“Lookin’ good, girl. You must work out,” she teased.
Susan glared at Cara for a second then gave a quick smile. A bead of sweat dripped from her nose even in the cool morning air. She continued dropping the diggers and pulling up small clods of dirt. From time to time the metal would ring out when it struck a rock. Susan continued to work while Cara unrolled the wire.
They took turns digging holes after the first post settled into its new home. Neither spoke as they worked. The only noises were the soft thump of metal hitting dirt and the occasional clang of rock with a flying spark if it hit right. Ziggie looked on from the sidelines, surveying their work with a quiet disdain only an Akita could muster.
As they settled the last post into place and tamped the dirt down, Cara’s phone vibrated in her back pocket. She drew it out and glanced at the screen. She didn’t recognize the number but answered anyway.
“Hi Cara, Bill from The Farm Store. I’m calling to let you know your tiller came in today. Drop by anytime to pick it up. We’re closed on Sunday though.”
“Great, we’ll stop in today. It came in faster than I expected.”
“Little early to get started tilling, isn’t it?”
“I couldn’t tell you if it’s early, though if the ice crystals we dug from the post holes are any sign, it probably is.” The smile came through her voice, she knew she was impatient, but couldn’t resist getting started on her planned garden.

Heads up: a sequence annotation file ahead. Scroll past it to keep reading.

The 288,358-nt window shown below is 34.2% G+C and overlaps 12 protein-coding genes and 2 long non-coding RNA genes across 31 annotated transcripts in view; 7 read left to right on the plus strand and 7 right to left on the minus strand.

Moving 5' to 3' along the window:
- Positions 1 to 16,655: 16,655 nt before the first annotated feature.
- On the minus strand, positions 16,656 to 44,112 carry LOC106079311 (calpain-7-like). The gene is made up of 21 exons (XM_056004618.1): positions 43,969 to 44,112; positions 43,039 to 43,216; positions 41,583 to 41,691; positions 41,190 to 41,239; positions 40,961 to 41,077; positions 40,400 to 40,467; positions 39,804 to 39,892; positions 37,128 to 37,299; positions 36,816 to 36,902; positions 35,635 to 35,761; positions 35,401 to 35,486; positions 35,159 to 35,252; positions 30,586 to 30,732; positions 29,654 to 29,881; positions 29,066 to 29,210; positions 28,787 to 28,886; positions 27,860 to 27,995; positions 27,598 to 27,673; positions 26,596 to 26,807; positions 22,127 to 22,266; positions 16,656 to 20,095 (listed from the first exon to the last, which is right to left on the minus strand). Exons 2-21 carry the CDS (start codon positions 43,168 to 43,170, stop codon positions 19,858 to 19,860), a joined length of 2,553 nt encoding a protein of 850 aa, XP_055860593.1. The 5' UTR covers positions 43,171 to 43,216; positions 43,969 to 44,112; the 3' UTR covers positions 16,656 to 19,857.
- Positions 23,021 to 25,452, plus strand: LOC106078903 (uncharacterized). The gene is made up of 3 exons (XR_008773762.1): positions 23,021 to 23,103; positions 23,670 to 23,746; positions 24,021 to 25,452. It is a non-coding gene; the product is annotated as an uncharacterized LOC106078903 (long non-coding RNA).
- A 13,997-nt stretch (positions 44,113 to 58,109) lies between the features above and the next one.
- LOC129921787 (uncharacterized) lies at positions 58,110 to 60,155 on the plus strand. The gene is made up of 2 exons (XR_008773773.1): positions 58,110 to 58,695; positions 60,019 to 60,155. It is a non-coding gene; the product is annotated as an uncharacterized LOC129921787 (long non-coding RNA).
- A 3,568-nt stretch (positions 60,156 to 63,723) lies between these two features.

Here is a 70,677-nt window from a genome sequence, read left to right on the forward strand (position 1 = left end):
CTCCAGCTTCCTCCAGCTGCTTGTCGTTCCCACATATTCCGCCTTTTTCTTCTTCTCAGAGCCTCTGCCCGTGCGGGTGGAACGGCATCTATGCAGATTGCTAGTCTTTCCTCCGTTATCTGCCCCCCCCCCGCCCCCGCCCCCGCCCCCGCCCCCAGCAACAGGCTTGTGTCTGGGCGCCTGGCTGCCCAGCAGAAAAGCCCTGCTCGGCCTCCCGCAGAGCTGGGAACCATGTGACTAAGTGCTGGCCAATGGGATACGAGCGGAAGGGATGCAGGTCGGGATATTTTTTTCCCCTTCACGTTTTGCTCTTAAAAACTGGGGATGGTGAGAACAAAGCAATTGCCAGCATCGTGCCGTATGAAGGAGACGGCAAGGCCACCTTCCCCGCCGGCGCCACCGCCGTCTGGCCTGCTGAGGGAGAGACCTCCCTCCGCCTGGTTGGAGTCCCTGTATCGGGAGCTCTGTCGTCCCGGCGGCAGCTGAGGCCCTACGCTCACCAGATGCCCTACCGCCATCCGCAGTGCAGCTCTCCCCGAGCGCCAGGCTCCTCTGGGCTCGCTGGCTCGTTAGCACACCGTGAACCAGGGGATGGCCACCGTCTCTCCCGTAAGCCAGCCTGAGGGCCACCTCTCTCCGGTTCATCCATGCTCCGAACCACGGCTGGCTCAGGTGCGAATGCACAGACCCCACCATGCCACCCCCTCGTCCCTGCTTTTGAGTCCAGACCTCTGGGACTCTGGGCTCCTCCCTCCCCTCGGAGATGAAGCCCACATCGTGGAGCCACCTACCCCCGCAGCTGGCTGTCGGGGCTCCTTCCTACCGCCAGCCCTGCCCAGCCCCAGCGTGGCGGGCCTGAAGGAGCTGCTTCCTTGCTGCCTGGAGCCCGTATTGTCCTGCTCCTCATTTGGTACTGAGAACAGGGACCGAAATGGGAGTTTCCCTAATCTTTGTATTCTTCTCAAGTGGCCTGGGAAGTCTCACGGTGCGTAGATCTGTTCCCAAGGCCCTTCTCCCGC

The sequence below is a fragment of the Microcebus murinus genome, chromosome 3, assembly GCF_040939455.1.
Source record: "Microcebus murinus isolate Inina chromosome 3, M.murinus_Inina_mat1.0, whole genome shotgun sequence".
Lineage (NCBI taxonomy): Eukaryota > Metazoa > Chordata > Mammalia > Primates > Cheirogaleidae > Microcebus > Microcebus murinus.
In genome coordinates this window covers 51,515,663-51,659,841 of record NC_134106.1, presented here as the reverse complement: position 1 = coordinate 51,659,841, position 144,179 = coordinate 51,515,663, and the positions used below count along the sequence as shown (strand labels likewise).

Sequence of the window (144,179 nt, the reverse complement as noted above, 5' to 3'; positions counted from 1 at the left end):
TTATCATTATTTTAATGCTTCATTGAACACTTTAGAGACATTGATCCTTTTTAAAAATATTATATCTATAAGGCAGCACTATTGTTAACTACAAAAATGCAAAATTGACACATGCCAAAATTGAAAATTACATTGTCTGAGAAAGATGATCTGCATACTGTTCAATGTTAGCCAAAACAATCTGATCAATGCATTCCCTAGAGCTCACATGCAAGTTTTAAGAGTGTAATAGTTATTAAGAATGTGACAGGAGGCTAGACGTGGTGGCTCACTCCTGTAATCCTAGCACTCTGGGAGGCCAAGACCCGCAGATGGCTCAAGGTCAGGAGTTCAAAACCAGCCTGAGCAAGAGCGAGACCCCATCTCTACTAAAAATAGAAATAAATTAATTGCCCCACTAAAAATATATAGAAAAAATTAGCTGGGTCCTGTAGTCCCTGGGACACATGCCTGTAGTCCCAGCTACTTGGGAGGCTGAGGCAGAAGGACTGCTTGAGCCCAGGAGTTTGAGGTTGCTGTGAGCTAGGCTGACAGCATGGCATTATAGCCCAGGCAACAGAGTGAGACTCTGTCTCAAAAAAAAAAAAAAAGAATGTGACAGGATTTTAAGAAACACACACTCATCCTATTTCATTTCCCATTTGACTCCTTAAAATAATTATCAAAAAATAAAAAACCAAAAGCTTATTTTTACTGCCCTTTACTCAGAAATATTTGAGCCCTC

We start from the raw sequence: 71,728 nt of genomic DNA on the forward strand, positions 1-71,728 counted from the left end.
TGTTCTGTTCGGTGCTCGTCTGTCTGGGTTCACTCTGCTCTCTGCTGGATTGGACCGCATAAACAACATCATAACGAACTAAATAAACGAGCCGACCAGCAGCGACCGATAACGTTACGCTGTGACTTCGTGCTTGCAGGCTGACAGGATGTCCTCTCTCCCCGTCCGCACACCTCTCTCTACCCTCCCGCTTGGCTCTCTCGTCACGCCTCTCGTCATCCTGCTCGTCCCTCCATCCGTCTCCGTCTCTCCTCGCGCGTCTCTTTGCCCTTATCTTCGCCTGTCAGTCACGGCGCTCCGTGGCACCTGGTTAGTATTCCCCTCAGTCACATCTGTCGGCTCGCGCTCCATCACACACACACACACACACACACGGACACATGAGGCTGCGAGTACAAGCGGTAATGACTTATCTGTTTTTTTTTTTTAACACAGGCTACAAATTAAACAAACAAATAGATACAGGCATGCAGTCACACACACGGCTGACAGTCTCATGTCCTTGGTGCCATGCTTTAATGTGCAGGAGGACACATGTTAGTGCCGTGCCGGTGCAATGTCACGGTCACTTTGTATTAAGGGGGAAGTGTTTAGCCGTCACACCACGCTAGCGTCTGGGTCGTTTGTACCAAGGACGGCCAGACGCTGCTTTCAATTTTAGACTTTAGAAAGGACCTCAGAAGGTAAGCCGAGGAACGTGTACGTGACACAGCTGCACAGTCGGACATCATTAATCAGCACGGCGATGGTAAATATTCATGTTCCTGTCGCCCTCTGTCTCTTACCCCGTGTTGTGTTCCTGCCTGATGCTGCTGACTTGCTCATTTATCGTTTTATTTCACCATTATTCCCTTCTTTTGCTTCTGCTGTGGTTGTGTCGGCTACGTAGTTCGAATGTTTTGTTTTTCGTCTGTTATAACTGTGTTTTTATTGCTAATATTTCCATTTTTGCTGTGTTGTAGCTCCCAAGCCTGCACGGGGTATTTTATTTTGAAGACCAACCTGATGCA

Bill laughed. “I like that enthusiasm, too many people are moving away from farming. I’m happy to hear a younger person ready to get dirty and do real work. See you when you get here.”
“Bye, Bill, see you soon.”
Susan rolled her eyes when Cara placed the phone back in her pocket.
“I guess that means our afternoon is shot too?” Her eyes narrowed and her lip curled into a childish pout.
Cara delayed answering as she wondered if the next step was Susan stomping her foot and yelling how she never got her way.
“Tell you what… I’ll make it up to you. It should take around an hour for us to run over and pick up the tiller. Afterward we can come back here and curl up in bed for the rest of the day. I’ll even give you a massage.” Cara questioned why she was negotiating, but wasn’t yet ready to let the relationship go. Susan was only two years younger than Cara and way too old to be acting like a spoiled teenager.
Susan’s face lit up like the clouds had parted and given her a personal beam of light to shine on her face. “You’ve got a deal.”
It was Cara’s turn to roll her eyes, without Susan seeing, of course. “Let’s go then.”
Ziggie followed them to Susan’s old green Jeep Wrangler expecting to ride in his normal place in the back.
Cara patted his head then led him toward the fenced yard. After he sauntered into the yard, he sat down with a huff and threw a doleful look Cara’s direction. “Sorry, bud, not today. We won’t have room for you after we get the tiller.”
His tail dropped in dejection as he walked toward the house and pushed through the doggie door.
A moment of guilt pounded through Cara’s mind making her wonder if they should take her old farm truck instead. She shook it off and hopped in the passenger seat, determined to not feel guilty for leaving Ziggie behind. She pulled the creaky door closed and latched it. The flimsy plastic windows were brittle and yellowing with age.
Susan coaxed the old Jeep into starting and stomped the gas pedal. Gravel spit from the tires as she skidded onto the dirt road leaving a choking trail of dust behind them as they flew over its washboard surface. Cara’s teeth clacked together, and she squeezed her eyes tight, Susan’s penchant for speed always terrified her.